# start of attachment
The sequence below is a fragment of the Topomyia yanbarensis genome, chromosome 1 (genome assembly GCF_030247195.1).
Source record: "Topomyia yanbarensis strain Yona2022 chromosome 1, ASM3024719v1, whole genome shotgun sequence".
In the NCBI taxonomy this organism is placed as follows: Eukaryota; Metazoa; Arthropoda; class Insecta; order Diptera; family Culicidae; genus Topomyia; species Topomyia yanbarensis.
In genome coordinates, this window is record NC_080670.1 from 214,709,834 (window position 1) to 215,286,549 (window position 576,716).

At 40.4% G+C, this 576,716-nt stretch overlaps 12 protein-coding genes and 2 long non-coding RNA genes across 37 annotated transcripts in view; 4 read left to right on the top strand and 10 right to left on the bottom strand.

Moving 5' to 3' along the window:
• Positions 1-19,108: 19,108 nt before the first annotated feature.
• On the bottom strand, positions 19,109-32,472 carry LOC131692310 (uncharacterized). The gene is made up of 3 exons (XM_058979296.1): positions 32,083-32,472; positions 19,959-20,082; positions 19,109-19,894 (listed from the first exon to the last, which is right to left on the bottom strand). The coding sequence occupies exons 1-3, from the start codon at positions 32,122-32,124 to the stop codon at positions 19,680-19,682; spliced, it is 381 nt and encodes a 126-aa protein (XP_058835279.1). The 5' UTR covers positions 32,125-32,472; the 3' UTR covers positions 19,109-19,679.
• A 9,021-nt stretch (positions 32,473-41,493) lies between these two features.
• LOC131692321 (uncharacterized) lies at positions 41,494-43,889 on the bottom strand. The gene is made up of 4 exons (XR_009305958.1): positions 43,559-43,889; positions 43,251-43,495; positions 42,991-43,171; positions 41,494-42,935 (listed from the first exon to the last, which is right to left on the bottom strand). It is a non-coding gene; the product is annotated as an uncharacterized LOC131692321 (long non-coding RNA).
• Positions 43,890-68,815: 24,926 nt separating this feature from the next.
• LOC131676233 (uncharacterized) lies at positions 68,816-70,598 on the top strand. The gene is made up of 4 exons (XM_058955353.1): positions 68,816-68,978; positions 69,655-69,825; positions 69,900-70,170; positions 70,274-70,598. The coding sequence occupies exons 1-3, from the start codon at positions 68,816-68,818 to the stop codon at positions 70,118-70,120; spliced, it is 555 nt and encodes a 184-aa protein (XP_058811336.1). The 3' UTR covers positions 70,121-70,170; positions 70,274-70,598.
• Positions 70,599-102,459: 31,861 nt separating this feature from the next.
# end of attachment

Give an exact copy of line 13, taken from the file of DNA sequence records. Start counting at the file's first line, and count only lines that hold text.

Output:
• Positions 70,599-102,459: 31,861 nt separating this feature from the next.